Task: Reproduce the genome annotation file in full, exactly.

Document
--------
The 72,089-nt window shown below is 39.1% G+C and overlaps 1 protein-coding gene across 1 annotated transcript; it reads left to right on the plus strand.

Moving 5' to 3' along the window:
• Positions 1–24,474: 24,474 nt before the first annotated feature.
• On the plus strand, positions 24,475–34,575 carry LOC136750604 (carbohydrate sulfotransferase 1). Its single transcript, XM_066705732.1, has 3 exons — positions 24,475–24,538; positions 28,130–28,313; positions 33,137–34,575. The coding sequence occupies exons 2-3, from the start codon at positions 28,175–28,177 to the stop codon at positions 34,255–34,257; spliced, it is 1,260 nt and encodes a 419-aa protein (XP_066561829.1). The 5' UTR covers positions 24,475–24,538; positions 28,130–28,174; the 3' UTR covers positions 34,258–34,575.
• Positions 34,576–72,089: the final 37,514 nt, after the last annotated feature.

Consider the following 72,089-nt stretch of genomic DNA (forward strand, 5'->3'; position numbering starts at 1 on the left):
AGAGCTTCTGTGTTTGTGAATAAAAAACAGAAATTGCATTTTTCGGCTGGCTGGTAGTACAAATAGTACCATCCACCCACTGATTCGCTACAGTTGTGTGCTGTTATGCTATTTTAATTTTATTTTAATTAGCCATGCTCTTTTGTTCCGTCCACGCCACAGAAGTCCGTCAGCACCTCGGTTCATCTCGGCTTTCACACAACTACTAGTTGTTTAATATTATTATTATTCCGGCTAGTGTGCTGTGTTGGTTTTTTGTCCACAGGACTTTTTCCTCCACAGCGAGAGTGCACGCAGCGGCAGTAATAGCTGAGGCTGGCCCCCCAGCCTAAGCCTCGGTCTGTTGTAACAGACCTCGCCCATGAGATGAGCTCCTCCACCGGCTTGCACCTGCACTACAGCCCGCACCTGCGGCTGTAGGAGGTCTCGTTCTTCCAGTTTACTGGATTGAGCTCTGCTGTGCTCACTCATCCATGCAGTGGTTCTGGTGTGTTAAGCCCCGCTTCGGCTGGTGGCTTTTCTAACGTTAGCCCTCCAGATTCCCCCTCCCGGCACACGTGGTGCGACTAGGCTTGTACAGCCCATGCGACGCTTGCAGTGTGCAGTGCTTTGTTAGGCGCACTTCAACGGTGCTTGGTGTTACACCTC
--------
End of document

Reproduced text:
The 72,089-nt window shown below is 39.1% G+C and overlaps 1 protein-coding gene across 1 annotated transcript; it reads left to right on the plus strand.

Moving 5' to 3' along the window:
• Positions 1–24,474: 24,474 nt before the first annotated feature.
• On the plus strand, positions 24,475–34,575 carry LOC136750604 (carbohydrate sulfotransferase 1). Its single transcript, XM_066705732.1, has 3 exons — positions 24,475–24,538; positions 28,130–28,313; positions 33,137–34,575. The coding sequence occupies exons 2-3, from the start codon at positions 28,175–28,177 to the stop codon at positions 34,255–34,257; spliced, it is 1,260 nt and encodes a 419-aa protein (XP_066561829.1). The 5' UTR covers positions 24,475–24,538; positions 28,130–28,174; the 3' UTR covers positions 34,258–34,575.
• Positions 34,576–72,089: the final 37,514 nt, after the last annotated feature.

Consider the following 72,089-nt stretch of genomic DNA (forward strand, 5'->3'; position numbering starts at 1 on the left):
AGAGCTTCTGTGTTTGTGAATAAAAAACAGAAATTGCATTTTTCGGCTGGCTGGTAGTACAAATAGTACCATCCACCCACTGATTCGCTACAGTTGTGTGCTGTTATGCTATTTTAATTTTATTTTAATTAGCCATGCTCTTTTGTTCCGTCCACGCCACAGAAGTCCGTCAGCACCTCGGTTCATCTCGGCTTTCACACAACTACTAGTTGTTTAATATTATTATTATTCCGGCTAGTGTGCTGTGTTGGTTTTTTGTCCACAGGACTTTTTCCTCCACAGCGAGAGTGCACGCAGCGGCAGTAATAGCTGAGGCTGGCCCCCCAGCCTAAGCCTCGGTCTGTTGTAACAGACCTCGCCCATGAGATGAGCTCCTCCACCGGCTTGCACCTGCACTACAGCCCGCACCTGCGGCTGTAGGAGGTCTCGTTCTTCCAGTTTACTGGATTGAGCTCTGCTGTGCTCACTCATCCATGCAGTGGTTCTGGTGTGTTAAGCCCCGCTTCGGCTGGTGGCTTTTCTAACGTTAGCCCTCCAGATTCCCCCTCCCGGCACACGTGGTGCGACTAGGCTTGTACAGCCCATGCGACGCTTGCAGTGTGCAGTGCTTTGTTAGGCGCACTTCAACGGTGCTTGGTGTTACACCTC